Bill De Blasio underscores some of our points about mayoral control in this morning's NY Sun: "Data from a survey I distributed at the town hall showed that 80% of parents did not know how or where to voice their concerns about the school system. Parents also expressed concerns about transparency and accountability — 76% of the surveys called for easier access to more information. We must listen to these concerns and use them to inform school policy."
And De Blasio also highlights some of the highly publicized snafus by the DOE, fumbles that indicate that all isn't as the mayor would like us to believe over at Tweed: "We all recall DOE's ill-conceived move to change school bus routes in the middle of winter without notifying the community; the one-dimensional school report cards that confused parents and provided little insight into the actual successes and failures of individual schools; and, this summer, the centralization of pre-k admissions, which took information away from parents and split families between different schools. Opening up the lines of communication and listening to the voices of the affected families may have prevented each of these problems."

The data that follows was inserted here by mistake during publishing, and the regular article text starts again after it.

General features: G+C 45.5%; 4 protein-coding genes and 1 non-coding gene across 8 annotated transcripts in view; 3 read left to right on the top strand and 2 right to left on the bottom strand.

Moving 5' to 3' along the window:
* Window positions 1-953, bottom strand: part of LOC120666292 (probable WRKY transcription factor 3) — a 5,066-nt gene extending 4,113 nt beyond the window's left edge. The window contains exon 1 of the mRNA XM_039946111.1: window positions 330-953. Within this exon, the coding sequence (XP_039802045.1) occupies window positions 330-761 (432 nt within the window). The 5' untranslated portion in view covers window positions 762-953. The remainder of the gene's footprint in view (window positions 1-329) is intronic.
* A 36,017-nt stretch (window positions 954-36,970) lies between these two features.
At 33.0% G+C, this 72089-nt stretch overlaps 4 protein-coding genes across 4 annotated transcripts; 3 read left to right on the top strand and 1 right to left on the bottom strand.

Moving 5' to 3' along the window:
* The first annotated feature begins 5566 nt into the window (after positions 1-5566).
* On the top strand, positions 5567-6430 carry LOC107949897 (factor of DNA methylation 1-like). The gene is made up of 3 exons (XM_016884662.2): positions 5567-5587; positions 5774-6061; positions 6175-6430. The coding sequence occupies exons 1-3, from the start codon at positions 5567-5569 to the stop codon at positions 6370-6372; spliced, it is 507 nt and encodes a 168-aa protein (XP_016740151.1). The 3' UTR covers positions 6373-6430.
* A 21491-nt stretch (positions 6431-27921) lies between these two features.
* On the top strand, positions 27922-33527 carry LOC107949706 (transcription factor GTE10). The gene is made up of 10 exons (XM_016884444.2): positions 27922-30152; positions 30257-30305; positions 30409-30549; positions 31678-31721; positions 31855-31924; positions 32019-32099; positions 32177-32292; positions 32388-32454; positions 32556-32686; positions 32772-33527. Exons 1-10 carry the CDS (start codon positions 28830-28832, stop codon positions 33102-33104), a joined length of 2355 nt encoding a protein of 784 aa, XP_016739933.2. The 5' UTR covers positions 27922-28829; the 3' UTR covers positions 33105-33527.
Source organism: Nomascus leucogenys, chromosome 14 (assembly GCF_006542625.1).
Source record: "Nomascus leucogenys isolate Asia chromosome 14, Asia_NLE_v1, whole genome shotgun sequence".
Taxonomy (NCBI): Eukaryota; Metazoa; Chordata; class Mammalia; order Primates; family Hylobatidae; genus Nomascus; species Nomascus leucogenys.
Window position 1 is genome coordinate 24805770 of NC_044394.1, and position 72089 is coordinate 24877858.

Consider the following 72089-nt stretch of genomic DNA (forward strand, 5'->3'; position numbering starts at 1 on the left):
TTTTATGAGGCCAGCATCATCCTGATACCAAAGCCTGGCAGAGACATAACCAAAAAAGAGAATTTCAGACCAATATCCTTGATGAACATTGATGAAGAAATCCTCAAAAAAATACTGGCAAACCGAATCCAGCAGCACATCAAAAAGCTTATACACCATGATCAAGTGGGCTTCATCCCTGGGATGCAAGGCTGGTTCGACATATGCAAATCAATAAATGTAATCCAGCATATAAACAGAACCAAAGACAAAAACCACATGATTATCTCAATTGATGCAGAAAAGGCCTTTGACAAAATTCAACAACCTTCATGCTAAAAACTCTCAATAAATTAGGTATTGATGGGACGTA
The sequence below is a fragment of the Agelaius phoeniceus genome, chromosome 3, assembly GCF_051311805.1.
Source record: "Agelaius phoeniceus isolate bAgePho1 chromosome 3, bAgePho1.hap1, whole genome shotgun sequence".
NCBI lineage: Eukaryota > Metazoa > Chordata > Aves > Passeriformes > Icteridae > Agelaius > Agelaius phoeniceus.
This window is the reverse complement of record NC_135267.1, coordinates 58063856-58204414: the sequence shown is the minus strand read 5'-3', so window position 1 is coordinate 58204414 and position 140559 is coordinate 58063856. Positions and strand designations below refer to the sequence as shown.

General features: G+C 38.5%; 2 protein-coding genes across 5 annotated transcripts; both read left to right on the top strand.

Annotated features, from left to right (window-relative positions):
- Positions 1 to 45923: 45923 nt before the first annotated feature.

Perhaps so, but at least it would have been a start. Now isn't the time to embrace the kind of Papal infallibility that the Daily News is trying to sell. Power is, of course, corrupting; and there's no better municipal example of this axiom than the educational governance system.